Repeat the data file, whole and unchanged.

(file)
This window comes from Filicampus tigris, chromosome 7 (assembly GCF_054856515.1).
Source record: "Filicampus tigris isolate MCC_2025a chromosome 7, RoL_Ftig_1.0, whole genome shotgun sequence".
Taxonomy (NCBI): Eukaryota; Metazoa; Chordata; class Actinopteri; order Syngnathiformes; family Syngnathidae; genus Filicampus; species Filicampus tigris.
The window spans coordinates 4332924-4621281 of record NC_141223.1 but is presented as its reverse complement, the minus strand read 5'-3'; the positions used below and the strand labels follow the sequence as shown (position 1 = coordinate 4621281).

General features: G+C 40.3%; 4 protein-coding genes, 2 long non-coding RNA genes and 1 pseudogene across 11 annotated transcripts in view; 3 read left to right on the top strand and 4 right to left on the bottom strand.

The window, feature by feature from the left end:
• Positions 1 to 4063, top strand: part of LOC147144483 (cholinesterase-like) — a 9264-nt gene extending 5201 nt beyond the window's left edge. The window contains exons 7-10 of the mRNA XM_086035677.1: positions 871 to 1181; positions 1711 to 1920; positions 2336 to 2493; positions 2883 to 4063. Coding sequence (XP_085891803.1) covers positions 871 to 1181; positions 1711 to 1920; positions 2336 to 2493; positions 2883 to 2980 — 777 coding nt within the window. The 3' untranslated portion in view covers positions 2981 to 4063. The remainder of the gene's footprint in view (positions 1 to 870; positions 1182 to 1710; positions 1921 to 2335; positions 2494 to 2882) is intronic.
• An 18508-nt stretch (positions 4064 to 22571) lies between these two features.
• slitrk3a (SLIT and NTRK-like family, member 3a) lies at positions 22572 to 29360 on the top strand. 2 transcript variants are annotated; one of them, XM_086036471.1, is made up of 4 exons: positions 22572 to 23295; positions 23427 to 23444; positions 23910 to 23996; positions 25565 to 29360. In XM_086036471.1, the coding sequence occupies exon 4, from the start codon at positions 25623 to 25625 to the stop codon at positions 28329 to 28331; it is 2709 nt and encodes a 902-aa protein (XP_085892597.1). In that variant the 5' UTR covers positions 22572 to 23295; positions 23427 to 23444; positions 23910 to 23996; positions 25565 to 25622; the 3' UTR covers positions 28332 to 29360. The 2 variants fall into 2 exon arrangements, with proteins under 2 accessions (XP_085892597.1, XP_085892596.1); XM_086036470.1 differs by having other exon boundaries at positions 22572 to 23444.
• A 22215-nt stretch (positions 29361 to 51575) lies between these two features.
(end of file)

This window comes from Filicampus tigris, chromosome 7 (assembly GCF_054856515.1).
Source record: "Filicampus tigris isolate MCC_2025a chromosome 7, RoL_Ftig_1.0, whole genome shotgun sequence".
Taxonomy (NCBI): Eukaryota; Metazoa; Chordata; class Actinopteri; order Syngnathiformes; family Syngnathidae; genus Filicampus; species Filicampus tigris.
The window spans coordinates 4332924-4621281 of record NC_141223.1 but is presented as its reverse complement, the minus strand read 5'-3'; the positions used below and the strand labels follow the sequence as shown (position 1 = coordinate 4621281).

General features: G+C 40.3%; 4 protein-coding genes, 2 long non-coding RNA genes and 1 pseudogene across 11 annotated transcripts in view; 3 read left to right on the top strand and 4 right to left on the bottom strand.

The window, feature by feature from the left end:
• Positions 1 to 4063, top strand: part of LOC147144483 (cholinesterase-like) — a 9264-nt gene extending 5201 nt beyond the window's left edge. The window contains exons 7-10 of the mRNA XM_086035677.1: positions 871 to 1181; positions 1711 to 1920; positions 2336 to 2493; positions 2883 to 4063. Coding sequence (XP_085891803.1) covers positions 871 to 1181; positions 1711 to 1920; positions 2336 to 2493; positions 2883 to 2980 — 777 coding nt within the window. The 3' untranslated portion in view covers positions 2981 to 4063. The remainder of the gene's footprint in view (positions 1 to 870; positions 1182 to 1710; positions 1921 to 2335; positions 2494 to 2882) is intronic.
• An 18508-nt stretch (positions 4064 to 22571) lies between these two features.
• slitrk3a (SLIT and NTRK-like family, member 3a) lies at positions 22572 to 29360 on the top strand. 2 transcript variants are annotated; one of them, XM_086036471.1, is made up of 4 exons: positions 22572 to 23295; positions 23427 to 23444; positions 23910 to 23996; positions 25565 to 29360. In XM_086036471.1, the coding sequence occupies exon 4, from the start codon at positions 25623 to 25625 to the stop codon at positions 28329 to 28331; it is 2709 nt and encodes a 902-aa protein (XP_085892597.1). In that variant the 5' UTR covers positions 22572 to 23295; positions 23427 to 23444; positions 23910 to 23996; positions 25565 to 25622; the 3' UTR covers positions 28332 to 29360. The 2 variants fall into 2 exon arrangements, with proteins under 2 accessions (XP_085892597.1, XP_085892596.1); XM_086036470.1 differs by having other exon boundaries at positions 22572 to 23444.
• A 22215-nt stretch (positions 29361 to 51575) lies between these two features.